Tomorrow I will have them teach me at the beginning of class as a review. We will treat a net, teach about Respiratory Tract Infections (RTI), and again, rely on God to show up! I love my job!!!

Pictures: I took these while 5 groups of 7 discussed: types and signs/symptoms of Malaria, causes, treatment, prevention for Pregnant mothers, and prevention for everyone. Yes, that tambourine is our paperweight. And Nelly is in the yellow with the group of mostly women in the 2nd pic. Nelly = rock star!

Random truths: I am coming to you from a dirt floored kerosene lit room (how do we have internet) and I have had LITERAL ants in my pants 2 days in a row. That is all!

Thursday, November 20, 2008

What a life...

So I'm sitting in our house on Friday morning at 10am waiting for everyone to be ready to leave and go to Kisumu. I know nothing about Kisumu except it's supposed to have movies and good coffee. I'm very excited! ;) 

I'm in the midst of a great life. I am living the dream that was somehow sealed in my heart. Last night I stood under the amazing stars and just offered up thanks and prayers to a God I trust with my life! And I just stood in wonder at how vast he is - the sky is always a great point of focus for me when I pray. It is a physical resemblance for me of how God is Omnipresent! The sky is EVERYWHERE at the same time. Pretty incredible. And last night, was the actual first time that I thought that stars look like diamonds. They twinkle so much here. It's incredible.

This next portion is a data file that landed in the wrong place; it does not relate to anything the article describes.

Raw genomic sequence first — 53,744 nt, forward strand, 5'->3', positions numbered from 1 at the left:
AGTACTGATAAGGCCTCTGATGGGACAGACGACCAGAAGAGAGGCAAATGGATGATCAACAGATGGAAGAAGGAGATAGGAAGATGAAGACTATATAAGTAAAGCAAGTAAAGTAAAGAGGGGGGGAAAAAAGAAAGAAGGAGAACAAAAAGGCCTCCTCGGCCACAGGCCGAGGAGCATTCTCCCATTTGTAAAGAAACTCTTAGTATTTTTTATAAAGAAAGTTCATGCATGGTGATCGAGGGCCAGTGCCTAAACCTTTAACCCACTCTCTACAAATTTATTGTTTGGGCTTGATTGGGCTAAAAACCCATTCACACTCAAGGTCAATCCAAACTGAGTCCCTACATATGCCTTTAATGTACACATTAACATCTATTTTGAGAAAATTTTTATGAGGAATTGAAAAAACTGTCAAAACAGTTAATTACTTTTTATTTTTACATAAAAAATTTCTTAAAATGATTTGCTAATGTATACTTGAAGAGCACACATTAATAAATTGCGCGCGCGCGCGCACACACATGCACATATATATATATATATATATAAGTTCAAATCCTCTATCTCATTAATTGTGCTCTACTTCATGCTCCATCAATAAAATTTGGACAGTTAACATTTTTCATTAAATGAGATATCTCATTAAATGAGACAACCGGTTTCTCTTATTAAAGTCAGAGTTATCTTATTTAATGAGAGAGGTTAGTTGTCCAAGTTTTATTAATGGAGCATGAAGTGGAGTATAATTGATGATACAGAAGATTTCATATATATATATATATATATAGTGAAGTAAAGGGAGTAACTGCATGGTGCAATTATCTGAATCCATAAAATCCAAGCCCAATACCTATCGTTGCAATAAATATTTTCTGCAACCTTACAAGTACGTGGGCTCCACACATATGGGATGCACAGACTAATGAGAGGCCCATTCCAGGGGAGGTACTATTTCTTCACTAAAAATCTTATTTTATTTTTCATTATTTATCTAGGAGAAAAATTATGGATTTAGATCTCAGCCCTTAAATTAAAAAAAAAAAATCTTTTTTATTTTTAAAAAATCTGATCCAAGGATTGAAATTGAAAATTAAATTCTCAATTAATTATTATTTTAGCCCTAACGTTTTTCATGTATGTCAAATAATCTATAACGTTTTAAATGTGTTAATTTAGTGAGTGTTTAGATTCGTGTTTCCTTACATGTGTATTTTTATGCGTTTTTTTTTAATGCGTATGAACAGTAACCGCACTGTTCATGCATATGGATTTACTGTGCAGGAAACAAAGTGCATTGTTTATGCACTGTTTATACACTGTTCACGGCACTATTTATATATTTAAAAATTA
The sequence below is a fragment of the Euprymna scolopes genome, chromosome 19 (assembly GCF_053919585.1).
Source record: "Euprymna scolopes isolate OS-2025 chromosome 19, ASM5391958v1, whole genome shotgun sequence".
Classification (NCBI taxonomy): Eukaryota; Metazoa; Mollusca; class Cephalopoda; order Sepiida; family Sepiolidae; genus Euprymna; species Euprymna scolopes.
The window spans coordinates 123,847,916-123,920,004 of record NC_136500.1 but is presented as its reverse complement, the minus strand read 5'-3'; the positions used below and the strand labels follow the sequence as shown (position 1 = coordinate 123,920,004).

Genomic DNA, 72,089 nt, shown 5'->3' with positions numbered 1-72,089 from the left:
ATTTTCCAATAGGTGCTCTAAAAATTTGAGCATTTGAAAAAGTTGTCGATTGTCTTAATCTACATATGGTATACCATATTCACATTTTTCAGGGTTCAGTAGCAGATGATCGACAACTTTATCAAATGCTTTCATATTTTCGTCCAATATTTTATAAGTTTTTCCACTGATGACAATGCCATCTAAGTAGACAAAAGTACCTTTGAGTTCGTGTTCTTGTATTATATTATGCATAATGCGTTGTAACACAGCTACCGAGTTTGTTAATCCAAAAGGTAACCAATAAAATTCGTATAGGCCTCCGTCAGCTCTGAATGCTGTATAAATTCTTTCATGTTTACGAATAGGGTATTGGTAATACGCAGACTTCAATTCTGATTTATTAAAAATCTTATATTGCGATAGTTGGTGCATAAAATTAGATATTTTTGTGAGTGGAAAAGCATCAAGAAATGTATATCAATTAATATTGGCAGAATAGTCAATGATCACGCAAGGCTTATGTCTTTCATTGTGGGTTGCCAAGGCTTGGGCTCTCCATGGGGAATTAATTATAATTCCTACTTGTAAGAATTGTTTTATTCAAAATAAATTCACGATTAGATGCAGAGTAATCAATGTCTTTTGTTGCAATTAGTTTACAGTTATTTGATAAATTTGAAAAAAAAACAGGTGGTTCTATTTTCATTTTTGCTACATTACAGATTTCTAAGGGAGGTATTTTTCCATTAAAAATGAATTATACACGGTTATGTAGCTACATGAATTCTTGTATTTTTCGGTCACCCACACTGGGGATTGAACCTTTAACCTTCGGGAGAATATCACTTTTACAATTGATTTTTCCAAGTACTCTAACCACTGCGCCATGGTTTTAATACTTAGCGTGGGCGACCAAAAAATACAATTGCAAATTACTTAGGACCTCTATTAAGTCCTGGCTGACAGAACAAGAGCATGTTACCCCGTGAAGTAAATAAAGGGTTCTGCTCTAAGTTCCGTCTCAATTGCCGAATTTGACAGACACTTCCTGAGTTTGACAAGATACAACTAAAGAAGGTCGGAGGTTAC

I'm listening to a beautiful song called "From the Inside Out" - some of the lyrics are - My heart and my soul. I give you control. Consume from the Inside Out Lord. Let justice and Praise become my embrace to love you from the Inside Out. Everlasting your light will shine when all else fades. Neverending your glory goes beyond all fame. And the cry of my heart is to bring you praise.